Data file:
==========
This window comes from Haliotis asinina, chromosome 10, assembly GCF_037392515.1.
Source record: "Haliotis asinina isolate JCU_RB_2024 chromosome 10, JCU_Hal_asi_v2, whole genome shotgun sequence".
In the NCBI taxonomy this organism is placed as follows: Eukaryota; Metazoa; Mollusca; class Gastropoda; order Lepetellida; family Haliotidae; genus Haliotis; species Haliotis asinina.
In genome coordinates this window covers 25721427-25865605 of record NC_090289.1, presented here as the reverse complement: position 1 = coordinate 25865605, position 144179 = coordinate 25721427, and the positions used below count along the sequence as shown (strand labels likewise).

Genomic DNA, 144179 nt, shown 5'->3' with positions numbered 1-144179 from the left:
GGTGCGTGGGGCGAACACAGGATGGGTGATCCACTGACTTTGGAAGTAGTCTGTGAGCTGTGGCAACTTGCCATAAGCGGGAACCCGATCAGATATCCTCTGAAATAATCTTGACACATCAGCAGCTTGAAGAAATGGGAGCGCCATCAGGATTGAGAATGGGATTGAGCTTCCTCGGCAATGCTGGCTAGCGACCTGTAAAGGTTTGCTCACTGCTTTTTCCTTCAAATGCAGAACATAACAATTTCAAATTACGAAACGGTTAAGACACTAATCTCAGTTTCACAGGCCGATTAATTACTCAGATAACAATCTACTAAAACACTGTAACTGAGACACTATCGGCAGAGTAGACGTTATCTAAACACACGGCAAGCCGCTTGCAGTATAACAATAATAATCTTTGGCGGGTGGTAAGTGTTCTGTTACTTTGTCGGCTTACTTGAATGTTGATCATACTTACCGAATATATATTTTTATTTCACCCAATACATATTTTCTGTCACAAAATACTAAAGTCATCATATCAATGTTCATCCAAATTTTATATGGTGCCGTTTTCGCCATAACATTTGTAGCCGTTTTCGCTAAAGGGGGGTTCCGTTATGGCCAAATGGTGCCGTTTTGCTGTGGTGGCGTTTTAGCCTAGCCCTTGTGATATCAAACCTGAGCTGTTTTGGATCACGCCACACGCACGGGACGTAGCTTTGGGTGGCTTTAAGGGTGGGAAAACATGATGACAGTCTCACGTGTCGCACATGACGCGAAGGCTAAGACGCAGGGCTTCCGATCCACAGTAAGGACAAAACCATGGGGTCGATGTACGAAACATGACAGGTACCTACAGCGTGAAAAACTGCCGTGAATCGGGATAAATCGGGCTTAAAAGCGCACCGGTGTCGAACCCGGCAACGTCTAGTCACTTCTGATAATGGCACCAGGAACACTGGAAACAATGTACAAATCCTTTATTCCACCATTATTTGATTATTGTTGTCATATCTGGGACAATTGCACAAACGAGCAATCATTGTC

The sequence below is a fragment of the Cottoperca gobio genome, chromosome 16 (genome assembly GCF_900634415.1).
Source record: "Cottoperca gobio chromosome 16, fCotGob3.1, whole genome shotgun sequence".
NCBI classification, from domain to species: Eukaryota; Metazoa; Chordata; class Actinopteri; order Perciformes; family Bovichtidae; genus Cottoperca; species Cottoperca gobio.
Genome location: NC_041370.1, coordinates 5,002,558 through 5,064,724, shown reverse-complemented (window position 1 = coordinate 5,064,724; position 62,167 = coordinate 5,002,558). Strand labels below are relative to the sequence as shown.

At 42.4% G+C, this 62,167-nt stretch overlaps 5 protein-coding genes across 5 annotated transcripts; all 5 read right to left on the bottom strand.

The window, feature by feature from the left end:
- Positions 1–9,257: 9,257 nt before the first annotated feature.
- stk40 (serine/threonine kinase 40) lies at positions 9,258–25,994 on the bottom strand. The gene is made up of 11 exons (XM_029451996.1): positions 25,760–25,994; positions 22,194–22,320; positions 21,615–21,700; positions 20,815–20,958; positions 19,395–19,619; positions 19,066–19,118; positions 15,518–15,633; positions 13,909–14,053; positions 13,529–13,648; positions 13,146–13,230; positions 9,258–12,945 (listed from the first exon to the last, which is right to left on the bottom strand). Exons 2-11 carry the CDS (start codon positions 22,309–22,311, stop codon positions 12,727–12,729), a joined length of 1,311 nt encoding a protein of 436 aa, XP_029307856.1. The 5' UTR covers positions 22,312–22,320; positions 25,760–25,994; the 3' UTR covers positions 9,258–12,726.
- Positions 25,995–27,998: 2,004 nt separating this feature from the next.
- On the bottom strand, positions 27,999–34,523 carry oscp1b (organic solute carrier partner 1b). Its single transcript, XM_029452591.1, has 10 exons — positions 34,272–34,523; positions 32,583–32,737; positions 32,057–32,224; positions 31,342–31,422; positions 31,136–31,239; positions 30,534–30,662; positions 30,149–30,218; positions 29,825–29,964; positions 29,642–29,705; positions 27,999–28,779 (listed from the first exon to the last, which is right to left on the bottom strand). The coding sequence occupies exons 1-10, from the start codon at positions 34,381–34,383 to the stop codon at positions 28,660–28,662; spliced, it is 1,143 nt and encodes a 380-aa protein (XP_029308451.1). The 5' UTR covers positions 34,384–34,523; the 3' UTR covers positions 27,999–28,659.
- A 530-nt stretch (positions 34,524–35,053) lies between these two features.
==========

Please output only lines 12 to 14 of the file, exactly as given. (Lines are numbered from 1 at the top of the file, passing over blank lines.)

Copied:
The window, feature by feature from the left end:
- Positions 1–9,257: 9,257 nt before the first annotated feature.
- stk40 (serine/threonine kinase 40) lies at positions 9,258–25,994 on the bottom strand. The gene is made up of 11 exons (XM_029451996.1): positions 25,760–25,994; positions 22,194–22,320; positions 21,615–21,700; positions 20,815–20,958; positions 19,395–19,619; positions 19,066–19,118; positions 15,518–15,633; positions 13,909–14,053; positions 13,529–13,648; positions 13,146–13,230; positions 9,258–12,945 (listed from the first exon to the last, which is right to left on the bottom strand). Exons 2-11 carry the CDS (start codon positions 22,309–22,311, stop codon positions 12,727–12,729), a joined length of 1,311 nt encoding a protein of 436 aa, XP_029307856.1. The 5' UTR covers positions 22,312–22,320; positions 25,760–25,994; the 3' UTR covers positions 9,258–12,726.